Southern California Logo

Back

What Is A Title Company?

By Elizabeth R. Elstien

"What is a title company?" you may ask when purchasing a home for the first time. A title (or escrow) company is a neutral third party in the real estate transaction where the buyer and seller deposit funds, documents, and any written instruction such as the purchase contract and addendums. A title company also provides title insurance, which is coverage for specific losses due to problems with the title (ownership) that occurred before you owned the property. Based only on the written instructions agreed to in writing by both the buyer and seller, a title company makes sure that all conditions have been met to allow the buyer to take title and close the sale. From cash sales to FHA loans and 1030 exchanges, a title company handles all transaction types.

Once both parties involved in a sale mutually agree in writing (such as signed the purchase agreement and any addendums), the buyer's real estate agent opens an escrow account by depositing the earnest money and purchase contract with the title company and specific escrow officer chosen to handle the transaction. This is when the escrow company starts working on the transaction.

The buyer and seller should mutually agree on a title company and escrow officer to use in a real estate transaction, which is written in the purchase contract. Sometimes a seller may request a certain title company and/or escrow officer for any variety of reasons, such as less expensive fees. That is fine, as long as both parties agree in writing.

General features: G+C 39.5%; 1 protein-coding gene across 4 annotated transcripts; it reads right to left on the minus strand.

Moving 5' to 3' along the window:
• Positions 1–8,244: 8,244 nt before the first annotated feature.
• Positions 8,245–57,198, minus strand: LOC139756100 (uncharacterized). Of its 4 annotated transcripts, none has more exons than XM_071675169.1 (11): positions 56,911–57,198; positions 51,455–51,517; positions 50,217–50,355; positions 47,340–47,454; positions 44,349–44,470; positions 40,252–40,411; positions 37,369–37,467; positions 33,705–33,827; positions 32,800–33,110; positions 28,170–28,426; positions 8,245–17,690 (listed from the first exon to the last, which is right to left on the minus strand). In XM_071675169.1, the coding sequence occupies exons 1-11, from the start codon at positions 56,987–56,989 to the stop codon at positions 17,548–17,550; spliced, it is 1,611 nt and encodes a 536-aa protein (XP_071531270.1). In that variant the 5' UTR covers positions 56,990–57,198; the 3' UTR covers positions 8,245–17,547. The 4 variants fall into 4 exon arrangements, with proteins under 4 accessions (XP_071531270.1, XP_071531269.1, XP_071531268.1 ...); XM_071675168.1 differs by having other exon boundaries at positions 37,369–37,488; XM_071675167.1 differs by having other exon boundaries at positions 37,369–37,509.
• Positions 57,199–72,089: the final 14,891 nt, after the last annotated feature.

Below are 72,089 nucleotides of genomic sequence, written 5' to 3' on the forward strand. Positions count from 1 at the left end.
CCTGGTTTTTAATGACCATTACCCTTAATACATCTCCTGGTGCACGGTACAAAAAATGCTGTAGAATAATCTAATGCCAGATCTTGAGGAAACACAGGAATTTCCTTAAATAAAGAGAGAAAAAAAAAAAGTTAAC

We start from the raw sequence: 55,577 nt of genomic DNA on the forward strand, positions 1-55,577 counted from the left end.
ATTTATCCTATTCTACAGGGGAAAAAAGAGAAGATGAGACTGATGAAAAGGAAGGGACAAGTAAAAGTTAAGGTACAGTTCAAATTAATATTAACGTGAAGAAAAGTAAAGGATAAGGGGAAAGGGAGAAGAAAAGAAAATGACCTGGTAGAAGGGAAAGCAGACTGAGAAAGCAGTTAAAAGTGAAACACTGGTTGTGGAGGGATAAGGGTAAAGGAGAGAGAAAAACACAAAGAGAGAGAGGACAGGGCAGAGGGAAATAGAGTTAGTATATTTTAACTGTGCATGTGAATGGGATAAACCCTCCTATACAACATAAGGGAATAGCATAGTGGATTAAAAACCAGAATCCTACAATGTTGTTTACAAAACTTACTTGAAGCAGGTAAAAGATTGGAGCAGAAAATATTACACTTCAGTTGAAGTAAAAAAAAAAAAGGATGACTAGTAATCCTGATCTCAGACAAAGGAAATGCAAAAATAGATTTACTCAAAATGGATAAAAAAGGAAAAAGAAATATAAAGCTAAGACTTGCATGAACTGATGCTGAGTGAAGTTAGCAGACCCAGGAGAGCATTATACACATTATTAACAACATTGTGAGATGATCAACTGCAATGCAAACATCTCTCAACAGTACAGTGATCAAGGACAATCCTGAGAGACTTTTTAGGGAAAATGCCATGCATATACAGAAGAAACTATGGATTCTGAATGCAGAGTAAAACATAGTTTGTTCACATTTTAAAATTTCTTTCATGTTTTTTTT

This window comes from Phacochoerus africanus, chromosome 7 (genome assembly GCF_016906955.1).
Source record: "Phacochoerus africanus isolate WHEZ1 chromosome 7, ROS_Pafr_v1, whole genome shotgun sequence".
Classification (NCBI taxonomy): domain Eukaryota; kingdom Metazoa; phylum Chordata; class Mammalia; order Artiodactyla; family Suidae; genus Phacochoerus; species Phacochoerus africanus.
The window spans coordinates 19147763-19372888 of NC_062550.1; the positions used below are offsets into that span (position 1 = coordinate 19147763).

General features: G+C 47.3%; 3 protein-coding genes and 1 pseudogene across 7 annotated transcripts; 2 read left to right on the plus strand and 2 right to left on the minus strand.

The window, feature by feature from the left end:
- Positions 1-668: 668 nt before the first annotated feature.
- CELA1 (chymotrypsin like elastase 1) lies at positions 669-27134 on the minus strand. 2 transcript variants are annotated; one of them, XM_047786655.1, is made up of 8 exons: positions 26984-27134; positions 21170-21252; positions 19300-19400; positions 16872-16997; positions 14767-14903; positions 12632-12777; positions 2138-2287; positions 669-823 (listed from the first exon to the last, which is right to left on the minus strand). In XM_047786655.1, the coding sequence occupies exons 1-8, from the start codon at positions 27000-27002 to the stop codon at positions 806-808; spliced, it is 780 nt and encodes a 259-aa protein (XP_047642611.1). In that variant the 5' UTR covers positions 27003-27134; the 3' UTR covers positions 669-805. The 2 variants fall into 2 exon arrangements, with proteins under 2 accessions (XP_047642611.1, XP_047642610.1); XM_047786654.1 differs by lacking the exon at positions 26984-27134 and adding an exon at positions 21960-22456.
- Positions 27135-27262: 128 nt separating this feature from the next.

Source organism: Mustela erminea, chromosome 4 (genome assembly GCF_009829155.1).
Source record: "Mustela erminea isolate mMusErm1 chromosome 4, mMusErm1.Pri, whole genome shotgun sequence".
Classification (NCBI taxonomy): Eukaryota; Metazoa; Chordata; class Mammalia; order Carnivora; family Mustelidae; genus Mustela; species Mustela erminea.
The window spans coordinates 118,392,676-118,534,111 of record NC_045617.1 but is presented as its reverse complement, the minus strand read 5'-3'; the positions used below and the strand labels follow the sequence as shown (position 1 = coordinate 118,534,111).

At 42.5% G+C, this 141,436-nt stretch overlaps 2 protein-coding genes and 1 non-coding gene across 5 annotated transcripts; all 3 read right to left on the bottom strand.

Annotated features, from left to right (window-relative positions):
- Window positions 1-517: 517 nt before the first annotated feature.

However, a buyer who is purchasing a property using a federally related mortgage loan, cannot be pressured by the seller into using a particular title company as Section 2608(a) of the federal Real Estate Settlement Procedures Act (RESPA) states this choice is the buyers. According to this RESPA section: "Any seller who violates the provisions of subsection (a) of this section shall be liable to the buyer in an amount equal to three times all charges made for such title insurance.

When choosing or negotiating a title company for the purchase contract, check the fees each company charges. Settlement transaction fees differ from company to company and some even have additional transaction costs that get passed down to the buyer and/or seller. Each company should be willing to provide their fees when requested. If a title company refuses your request or stalls, don't use them. Real estate settlement transaction fees must be provided when requested.

Share this:

Comments

Leave a comment:

* Login in order to leave a comment. Don't have an account? Join for Free



About The Author

Elizabeth R. Elstien has worked in real estate for over 15 years as a real estate...

View Profile

Become an Expert Contributor

Have some knowledge to share, and want easy and effective exposure to our audience? Get your articles or guides featured on Southern California Homes today! Learn more about being an expert contributor.

Learn More